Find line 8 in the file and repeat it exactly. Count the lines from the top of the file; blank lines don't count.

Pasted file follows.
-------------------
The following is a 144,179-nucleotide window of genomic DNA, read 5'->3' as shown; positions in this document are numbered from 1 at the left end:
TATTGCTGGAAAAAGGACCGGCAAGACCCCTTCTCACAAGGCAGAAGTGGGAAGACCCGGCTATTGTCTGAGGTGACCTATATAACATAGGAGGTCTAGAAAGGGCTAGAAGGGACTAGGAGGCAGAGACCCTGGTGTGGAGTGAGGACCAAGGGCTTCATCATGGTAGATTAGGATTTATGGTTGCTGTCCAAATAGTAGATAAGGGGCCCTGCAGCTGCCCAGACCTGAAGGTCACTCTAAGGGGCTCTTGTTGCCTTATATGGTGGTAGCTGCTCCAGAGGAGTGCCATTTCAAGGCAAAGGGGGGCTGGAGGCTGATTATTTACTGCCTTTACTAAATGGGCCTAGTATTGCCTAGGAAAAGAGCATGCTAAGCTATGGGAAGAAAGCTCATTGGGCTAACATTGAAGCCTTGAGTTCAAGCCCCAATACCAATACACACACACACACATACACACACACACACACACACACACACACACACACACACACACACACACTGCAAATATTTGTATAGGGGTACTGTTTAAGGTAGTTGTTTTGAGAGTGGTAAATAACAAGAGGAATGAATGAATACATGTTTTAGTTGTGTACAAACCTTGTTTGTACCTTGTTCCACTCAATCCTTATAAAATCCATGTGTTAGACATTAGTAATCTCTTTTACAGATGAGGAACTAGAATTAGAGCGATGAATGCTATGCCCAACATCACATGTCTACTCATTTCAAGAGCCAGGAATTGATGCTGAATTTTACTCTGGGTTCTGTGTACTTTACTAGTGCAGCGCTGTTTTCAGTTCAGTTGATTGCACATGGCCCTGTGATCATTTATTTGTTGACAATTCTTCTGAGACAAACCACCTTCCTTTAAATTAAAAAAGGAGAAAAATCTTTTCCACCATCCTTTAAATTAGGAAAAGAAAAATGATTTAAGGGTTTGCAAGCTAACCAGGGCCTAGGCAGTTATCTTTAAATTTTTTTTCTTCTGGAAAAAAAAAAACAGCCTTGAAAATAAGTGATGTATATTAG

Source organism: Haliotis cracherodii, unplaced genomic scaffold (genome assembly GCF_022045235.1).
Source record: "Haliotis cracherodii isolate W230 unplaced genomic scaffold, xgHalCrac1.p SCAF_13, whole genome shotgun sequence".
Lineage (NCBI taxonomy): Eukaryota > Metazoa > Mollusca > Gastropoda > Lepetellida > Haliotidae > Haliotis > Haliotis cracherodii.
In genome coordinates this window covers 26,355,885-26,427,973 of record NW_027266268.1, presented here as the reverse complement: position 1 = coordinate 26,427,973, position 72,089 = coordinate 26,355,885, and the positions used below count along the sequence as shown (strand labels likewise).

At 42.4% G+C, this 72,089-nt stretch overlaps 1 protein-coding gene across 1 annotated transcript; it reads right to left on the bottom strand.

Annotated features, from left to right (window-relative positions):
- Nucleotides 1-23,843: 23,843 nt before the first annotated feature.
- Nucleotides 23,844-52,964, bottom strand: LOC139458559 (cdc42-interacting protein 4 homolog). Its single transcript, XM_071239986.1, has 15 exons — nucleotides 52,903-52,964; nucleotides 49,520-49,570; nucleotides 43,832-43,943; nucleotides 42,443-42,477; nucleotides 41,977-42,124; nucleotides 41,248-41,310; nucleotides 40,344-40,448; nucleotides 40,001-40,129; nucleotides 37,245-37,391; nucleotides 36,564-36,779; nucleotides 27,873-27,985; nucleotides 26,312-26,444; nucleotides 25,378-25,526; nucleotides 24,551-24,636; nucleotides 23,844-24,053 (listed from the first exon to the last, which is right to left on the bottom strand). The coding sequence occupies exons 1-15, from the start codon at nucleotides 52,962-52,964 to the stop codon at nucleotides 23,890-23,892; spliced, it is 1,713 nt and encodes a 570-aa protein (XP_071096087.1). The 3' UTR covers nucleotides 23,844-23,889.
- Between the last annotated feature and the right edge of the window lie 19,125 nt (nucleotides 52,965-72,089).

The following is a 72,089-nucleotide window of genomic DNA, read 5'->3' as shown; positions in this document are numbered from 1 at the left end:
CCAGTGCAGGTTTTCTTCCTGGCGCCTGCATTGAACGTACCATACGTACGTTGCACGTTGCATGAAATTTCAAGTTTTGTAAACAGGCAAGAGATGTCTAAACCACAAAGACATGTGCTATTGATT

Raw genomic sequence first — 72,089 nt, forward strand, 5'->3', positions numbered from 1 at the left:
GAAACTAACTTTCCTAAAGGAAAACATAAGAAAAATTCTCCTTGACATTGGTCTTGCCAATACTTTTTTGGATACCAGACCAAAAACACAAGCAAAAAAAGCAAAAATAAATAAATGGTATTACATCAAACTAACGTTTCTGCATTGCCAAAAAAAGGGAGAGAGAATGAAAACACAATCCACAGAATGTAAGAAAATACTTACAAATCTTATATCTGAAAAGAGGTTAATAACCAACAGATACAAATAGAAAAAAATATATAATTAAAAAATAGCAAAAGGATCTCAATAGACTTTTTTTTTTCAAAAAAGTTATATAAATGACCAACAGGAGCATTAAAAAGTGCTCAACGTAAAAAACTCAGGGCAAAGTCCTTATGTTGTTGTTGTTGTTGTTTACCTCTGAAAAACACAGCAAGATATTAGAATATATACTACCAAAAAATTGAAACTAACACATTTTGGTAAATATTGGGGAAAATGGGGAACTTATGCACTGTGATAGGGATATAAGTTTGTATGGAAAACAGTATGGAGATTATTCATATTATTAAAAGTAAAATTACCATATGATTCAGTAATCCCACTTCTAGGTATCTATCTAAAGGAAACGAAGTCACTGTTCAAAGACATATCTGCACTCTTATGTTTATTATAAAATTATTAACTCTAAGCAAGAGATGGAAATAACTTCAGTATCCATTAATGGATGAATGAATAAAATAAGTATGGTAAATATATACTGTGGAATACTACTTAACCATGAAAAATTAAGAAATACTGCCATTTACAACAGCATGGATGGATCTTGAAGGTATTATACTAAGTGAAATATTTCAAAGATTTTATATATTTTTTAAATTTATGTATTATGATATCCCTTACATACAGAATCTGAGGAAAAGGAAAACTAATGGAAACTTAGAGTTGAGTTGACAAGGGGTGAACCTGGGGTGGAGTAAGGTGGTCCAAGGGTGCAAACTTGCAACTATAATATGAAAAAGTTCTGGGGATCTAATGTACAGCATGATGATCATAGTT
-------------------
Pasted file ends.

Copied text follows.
Annotated features, from left to right (window-relative positions):